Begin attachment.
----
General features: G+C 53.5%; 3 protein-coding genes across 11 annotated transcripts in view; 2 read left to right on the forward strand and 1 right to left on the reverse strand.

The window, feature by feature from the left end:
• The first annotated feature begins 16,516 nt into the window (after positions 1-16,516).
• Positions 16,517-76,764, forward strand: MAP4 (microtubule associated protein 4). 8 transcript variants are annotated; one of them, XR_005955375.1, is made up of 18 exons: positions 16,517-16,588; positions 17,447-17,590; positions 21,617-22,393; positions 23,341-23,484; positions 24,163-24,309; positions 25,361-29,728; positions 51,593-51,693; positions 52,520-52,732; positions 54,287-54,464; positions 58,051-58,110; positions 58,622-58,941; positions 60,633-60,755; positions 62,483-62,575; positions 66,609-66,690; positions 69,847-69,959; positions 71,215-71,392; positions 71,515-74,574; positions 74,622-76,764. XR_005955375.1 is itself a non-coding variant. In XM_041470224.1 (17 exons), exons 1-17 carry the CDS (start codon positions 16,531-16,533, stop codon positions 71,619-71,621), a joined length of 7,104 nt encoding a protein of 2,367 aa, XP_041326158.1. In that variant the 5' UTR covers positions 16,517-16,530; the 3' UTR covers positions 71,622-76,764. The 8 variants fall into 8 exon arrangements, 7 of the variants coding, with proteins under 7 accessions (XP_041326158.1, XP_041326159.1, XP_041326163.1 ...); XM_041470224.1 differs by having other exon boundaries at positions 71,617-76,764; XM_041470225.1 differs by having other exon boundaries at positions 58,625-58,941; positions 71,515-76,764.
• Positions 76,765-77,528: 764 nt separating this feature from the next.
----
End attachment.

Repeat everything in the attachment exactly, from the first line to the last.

General features: G+C 53.5%; 3 protein-coding genes across 11 annotated transcripts in view; 2 read left to right on the forward strand and 1 right to left on the reverse strand.

The window, feature by feature from the left end:
• The first annotated feature begins 16,516 nt into the window (after positions 1-16,516).
• Positions 16,517-76,764, forward strand: MAP4 (microtubule associated protein 4). 8 transcript variants are annotated; one of them, XR_005955375.1, is made up of 18 exons: positions 16,517-16,588; positions 17,447-17,590; positions 21,617-22,393; positions 23,341-23,484; positions 24,163-24,309; positions 25,361-29,728; positions 51,593-51,693; positions 52,520-52,732; positions 54,287-54,464; positions 58,051-58,110; positions 58,622-58,941; positions 60,633-60,755; positions 62,483-62,575; positions 66,609-66,690; positions 69,847-69,959; positions 71,215-71,392; positions 71,515-74,574; positions 74,622-76,764. XR_005955375.1 is itself a non-coding variant. In XM_041470224.1 (17 exons), exons 1-17 carry the CDS (start codon positions 16,531-16,533, stop codon positions 71,619-71,621), a joined length of 7,104 nt encoding a protein of 2,367 aa, XP_041326158.1. In that variant the 5' UTR covers positions 16,517-16,530; the 3' UTR covers positions 71,622-76,764. The 8 variants fall into 8 exon arrangements, 7 of the variants coding, with proteins under 7 accessions (XP_041326158.1, XP_041326159.1, XP_041326163.1 ...); XM_041470224.1 differs by having other exon boundaries at positions 71,617-76,764; XM_041470225.1 differs by having other exon boundaries at positions 58,625-58,941; positions 71,515-76,764.
• Positions 76,765-77,528: 764 nt separating this feature from the next.